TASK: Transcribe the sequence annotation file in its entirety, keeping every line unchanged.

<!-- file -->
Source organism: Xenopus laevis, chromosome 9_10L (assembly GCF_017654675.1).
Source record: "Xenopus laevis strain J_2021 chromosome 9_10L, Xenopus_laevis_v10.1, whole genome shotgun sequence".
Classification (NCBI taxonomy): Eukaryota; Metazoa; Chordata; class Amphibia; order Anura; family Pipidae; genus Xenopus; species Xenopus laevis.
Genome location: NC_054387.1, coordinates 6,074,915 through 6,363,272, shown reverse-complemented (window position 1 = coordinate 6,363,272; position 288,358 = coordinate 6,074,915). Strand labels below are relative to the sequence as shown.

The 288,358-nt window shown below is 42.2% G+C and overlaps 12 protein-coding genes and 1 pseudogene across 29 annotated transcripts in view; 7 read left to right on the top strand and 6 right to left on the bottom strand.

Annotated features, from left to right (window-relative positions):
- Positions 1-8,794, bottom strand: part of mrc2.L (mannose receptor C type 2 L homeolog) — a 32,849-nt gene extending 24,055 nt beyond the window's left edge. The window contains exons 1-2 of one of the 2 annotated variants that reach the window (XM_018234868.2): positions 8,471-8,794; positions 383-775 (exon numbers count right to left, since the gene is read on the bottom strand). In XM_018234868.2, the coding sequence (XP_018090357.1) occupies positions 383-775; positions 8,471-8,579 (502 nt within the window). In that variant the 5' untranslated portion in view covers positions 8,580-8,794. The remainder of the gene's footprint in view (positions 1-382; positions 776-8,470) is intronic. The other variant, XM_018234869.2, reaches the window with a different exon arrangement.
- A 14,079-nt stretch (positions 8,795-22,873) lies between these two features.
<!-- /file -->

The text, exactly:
Source organism: Xenopus laevis, chromosome 9_10L (assembly GCF_017654675.1).
Source record: "Xenopus laevis strain J_2021 chromosome 9_10L, Xenopus_laevis_v10.1, whole genome shotgun sequence".
Classification (NCBI taxonomy): Eukaryota; Metazoa; Chordata; class Amphibia; order Anura; family Pipidae; genus Xenopus; species Xenopus laevis.
Genome location: NC_054387.1, coordinates 6,074,915 through 6,363,272, shown reverse-complemented (window position 1 = coordinate 6,363,272; position 288,358 = coordinate 6,074,915). Strand labels below are relative to the sequence as shown.

The 288,358-nt window shown below is 42.2% G+C and overlaps 12 protein-coding genes and 1 pseudogene across 29 annotated transcripts in view; 7 read left to right on the top strand and 6 right to left on the bottom strand.

Annotated features, from left to right (window-relative positions):
- Positions 1-8,794, bottom strand: part of mrc2.L (mannose receptor C type 2 L homeolog) — a 32,849-nt gene extending 24,055 nt beyond the window's left edge. The window contains exons 1-2 of one of the 2 annotated variants that reach the window (XM_018234868.2): positions 8,471-8,794; positions 383-775 (exon numbers count right to left, since the gene is read on the bottom strand). In XM_018234868.2, the coding sequence (XP_018090357.1) occupies positions 383-775; positions 8,471-8,579 (502 nt within the window). In that variant the 5' untranslated portion in view covers positions 8,580-8,794. The remainder of the gene's footprint in view (positions 1-382; positions 776-8,470) is intronic. The other variant, XM_018234869.2, reaches the window with a different exon arrangement.
- A 14,079-nt stretch (positions 8,795-22,873) lies between these two features.